Sick leave, accommodation, mental-health considerations for a post-pandemic return to work

As provincial governments start to lay out their plans for slowly reopening the economy, employers have a unique return-to-work scenario to handle.

Appropriate sick leave and accommodation policies will be key pieces of the new normal, said Alex Boucher, principal and total health management leader at Mercer Canada, during a webinar on Friday.

A second and possibly further waves of the pandemic are expected, so employers will need to have plans in place for situations where employees feel ill or have virus-like symptoms, he said. These include addressing questions around how long employees should isolate before it’s safe to return to work, whether asymptomatic employees who’ve come into contact with a coronavirus case should isolate and how long employees are paid or unpaid on virus-related sick leaves. Employers may also be required to consider how to handle an employee who lives with a frontline health-care worker and has the potential to be repeatedly exposed to the virus.

Read: A refresher on Canada’s leave policies as coronavirus escalates

Older employees and those with chronic conditions may be particularly concerned about returning to work, noted Boucher, as well as staffers caring for children or an elderly or at-risk family member. “If you don’t have an accommodation practice with clear steps to address accommodation fairly, investigate the situation, dictate timelines and support employees — it’s going to be more important now than it ever has been.”

Going forward, companies will also have to think more carefully about workplace health and safety policies, he added. If those plans include implementing screening or monitoring employees for the virus, employers will have to be aware of the rules that govern the management and collection of medical information and the responsibilities they assume by making decisions for employees based on that information.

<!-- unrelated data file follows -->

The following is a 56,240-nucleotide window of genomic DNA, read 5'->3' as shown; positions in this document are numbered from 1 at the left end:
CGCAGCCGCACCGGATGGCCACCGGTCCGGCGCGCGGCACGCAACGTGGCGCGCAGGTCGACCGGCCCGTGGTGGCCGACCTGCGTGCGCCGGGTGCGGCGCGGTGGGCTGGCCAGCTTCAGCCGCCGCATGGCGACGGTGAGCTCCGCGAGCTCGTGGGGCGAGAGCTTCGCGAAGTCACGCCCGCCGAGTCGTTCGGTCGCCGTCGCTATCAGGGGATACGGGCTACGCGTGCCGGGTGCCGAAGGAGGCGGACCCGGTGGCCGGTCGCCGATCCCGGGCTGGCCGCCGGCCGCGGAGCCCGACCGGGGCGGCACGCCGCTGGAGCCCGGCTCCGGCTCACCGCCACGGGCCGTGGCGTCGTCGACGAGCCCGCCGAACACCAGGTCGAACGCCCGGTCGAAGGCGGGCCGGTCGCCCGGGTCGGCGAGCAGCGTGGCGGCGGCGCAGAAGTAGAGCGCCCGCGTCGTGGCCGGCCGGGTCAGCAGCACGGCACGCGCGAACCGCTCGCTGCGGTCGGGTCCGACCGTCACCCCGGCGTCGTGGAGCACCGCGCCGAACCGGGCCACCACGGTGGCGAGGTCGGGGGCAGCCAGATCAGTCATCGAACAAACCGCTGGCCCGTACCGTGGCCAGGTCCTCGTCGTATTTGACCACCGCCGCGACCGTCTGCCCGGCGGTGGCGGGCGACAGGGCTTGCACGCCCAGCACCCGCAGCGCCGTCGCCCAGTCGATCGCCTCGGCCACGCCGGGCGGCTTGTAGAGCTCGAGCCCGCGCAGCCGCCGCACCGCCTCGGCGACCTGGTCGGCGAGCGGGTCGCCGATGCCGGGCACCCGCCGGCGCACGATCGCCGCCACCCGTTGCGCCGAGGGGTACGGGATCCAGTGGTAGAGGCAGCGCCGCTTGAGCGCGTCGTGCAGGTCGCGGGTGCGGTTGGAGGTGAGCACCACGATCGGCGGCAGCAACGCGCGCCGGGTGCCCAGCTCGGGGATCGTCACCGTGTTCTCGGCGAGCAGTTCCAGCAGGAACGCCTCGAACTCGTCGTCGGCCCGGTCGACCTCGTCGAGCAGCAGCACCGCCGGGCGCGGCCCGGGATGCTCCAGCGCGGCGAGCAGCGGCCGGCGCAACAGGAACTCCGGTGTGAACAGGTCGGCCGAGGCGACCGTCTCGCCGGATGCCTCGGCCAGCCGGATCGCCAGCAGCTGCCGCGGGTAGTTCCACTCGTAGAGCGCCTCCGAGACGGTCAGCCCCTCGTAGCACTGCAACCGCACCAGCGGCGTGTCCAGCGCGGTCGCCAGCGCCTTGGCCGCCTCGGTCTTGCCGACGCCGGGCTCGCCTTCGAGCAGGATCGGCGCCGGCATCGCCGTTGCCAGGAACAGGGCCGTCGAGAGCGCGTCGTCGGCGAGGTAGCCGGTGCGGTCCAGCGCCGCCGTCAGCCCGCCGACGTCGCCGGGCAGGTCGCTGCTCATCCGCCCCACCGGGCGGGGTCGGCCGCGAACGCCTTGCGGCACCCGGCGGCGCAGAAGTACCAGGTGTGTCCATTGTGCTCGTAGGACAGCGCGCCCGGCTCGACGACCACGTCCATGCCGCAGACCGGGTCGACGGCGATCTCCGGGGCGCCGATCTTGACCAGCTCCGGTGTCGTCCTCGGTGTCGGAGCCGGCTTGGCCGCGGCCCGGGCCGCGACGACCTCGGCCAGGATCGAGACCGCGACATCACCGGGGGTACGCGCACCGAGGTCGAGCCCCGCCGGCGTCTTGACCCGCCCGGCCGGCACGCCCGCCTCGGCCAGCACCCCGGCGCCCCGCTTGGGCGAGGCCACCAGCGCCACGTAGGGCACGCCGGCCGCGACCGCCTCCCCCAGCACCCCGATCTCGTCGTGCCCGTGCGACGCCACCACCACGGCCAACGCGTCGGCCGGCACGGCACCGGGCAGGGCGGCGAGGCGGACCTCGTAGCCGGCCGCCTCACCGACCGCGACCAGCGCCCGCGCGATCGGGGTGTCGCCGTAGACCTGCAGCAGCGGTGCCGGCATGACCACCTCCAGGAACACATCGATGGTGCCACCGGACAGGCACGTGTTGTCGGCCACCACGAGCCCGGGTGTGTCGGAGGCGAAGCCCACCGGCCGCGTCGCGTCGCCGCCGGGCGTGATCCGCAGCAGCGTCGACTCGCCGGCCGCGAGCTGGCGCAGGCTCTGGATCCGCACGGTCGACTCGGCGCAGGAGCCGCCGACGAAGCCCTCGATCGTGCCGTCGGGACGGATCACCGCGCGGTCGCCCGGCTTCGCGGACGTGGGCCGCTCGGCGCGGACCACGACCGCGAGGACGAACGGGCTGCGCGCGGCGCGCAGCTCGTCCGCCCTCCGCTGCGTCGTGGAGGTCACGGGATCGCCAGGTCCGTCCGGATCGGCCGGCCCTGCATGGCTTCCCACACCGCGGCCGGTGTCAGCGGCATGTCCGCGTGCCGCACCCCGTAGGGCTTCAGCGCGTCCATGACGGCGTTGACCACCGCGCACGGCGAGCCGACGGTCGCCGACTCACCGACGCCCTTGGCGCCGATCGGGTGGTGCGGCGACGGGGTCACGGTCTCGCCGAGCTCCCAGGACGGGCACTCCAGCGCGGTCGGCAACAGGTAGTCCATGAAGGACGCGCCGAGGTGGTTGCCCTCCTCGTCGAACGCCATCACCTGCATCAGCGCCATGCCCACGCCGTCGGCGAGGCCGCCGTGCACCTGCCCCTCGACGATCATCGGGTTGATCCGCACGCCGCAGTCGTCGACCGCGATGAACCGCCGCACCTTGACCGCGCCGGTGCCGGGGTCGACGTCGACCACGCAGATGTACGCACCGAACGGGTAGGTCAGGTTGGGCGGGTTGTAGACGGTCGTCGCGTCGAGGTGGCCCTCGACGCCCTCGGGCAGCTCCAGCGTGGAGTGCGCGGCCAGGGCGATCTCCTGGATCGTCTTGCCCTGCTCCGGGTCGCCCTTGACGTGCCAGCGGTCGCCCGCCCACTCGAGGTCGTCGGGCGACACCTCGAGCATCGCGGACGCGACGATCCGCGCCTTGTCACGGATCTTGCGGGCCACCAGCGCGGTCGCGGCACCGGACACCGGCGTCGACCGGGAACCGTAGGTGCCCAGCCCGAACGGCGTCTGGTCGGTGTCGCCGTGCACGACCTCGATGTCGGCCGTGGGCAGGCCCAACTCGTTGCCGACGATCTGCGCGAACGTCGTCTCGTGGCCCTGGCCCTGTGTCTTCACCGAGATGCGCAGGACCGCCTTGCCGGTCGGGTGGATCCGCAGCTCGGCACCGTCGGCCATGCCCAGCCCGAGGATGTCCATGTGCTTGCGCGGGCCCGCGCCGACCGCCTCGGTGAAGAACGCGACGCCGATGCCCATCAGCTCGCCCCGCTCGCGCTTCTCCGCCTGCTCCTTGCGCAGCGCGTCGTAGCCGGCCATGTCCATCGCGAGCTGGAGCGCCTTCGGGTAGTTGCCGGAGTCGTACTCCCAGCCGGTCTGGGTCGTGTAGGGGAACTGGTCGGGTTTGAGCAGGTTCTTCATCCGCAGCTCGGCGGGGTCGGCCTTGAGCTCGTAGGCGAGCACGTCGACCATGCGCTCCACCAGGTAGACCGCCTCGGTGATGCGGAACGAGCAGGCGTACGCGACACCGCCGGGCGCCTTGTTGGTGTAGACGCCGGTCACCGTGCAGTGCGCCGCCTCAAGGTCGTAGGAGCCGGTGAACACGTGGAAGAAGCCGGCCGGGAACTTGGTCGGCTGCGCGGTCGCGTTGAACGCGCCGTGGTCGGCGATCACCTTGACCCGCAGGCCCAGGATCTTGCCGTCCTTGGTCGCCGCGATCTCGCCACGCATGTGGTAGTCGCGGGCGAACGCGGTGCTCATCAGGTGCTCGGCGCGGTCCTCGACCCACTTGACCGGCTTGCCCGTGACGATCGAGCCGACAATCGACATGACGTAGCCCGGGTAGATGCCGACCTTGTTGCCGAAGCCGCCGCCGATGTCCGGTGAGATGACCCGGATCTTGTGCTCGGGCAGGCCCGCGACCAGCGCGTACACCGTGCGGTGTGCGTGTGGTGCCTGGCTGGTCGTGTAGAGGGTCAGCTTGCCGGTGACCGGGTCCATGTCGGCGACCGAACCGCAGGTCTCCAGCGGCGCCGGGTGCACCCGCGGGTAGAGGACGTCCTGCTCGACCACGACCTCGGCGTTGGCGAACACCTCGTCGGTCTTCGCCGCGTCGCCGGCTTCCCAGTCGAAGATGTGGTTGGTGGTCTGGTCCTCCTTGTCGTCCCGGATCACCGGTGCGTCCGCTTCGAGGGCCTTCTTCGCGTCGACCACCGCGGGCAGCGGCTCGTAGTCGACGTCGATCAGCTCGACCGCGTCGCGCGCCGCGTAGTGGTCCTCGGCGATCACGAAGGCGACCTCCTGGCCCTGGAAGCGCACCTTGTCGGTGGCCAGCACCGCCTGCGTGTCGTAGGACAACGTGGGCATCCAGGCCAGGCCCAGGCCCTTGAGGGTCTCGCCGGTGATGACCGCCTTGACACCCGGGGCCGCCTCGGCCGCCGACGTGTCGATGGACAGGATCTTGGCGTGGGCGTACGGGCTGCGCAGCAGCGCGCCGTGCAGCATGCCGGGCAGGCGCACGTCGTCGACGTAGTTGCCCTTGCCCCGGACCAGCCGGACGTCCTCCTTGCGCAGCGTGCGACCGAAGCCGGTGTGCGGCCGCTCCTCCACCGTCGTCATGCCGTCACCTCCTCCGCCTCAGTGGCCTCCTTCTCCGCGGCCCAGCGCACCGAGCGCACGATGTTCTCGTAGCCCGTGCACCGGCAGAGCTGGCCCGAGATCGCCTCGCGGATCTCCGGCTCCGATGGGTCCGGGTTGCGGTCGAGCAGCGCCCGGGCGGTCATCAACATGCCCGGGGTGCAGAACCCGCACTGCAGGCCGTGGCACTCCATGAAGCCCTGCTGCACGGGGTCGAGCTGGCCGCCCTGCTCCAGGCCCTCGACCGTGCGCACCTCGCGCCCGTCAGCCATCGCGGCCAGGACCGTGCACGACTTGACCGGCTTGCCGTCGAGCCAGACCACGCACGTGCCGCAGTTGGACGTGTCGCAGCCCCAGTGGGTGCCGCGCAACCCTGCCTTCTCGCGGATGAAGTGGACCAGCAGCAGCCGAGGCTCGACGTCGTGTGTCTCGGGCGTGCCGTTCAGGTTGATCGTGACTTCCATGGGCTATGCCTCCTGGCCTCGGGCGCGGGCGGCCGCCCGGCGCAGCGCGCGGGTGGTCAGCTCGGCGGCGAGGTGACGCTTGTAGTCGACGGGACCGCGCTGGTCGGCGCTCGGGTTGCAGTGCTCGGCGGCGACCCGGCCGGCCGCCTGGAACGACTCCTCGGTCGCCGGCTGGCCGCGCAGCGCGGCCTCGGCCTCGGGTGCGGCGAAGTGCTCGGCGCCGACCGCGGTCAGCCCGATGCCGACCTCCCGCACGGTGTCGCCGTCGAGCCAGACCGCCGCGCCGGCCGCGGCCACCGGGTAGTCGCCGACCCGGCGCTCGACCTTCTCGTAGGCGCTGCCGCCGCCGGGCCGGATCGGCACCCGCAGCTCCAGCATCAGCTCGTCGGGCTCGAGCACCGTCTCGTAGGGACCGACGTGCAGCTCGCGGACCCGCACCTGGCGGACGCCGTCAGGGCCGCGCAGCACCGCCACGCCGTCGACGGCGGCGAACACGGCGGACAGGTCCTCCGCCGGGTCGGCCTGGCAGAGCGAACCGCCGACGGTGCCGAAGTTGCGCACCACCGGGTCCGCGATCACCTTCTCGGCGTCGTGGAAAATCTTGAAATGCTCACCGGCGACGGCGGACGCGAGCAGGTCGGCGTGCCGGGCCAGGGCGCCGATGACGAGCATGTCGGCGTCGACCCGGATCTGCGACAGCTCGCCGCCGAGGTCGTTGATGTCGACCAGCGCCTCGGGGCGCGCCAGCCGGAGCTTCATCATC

Exposure-management plans will also be necessary for a post-lockdown return to work, noted Boucher. “There are likely to be pockets of outbreaks that will continue until the vaccine has been widely distributed across the country. If your workplace or employees are exposed . . . what is your communication [plan]? What is your exposure management? How will you contain them and how can you continue to operate? The time to review and revisit policies and practices is now.”

Read: Considerations around employee safety, privacy, leave during the coronavirus crisis

Employers will also have to consider more than just their physical workspaces. People returning to work will be facing a variety of new stressors and that’s expected to have an impact on the benefits plan. “Bringing people back into a new environment in uncertain times is an additional stressor,” he said. “As a result, it comes with a duty of care. You have to create a healthy workplace.”

While employee mental-health expenses typically make up three per cent of an employer’s payroll, that’s expected to grow substantially this year, said Suresh Moorthy, national product leader at Mercer Canada, also speaking during the webinar. “Based on some of the ideas we’ve seen and some of the modelling we’ve done so far, we expect that [number] to rise by 10 to 15 per cent.”

Increased costs can come from additional time away from the office, longer durations of disability leave, the increased use of paramedical practitioners and different types of medications, he noted. “Year over year, we’re actually seeing an increasing drug usage for depression and anxiety.”

Read: Webinar: Coronavirus and workplace mental health

The best way employers can prepare is by making sure employees can address their mental-health concerns preventatively with access to resources and advanced care if necessary. Boucher also suggested that companies consider manager training on early warning signs of mental-health challenges, building empathy skills and, for teams that continue some form of remote work, remote management skills.

“This situation has brought to light that prevention, health, being well and having those all those tools for access to medical care and access to mental-health supports and financial well-being are important,” he said. “That will continue into the future. It’s essential that well-being and prevention is part of your future strategic planning.”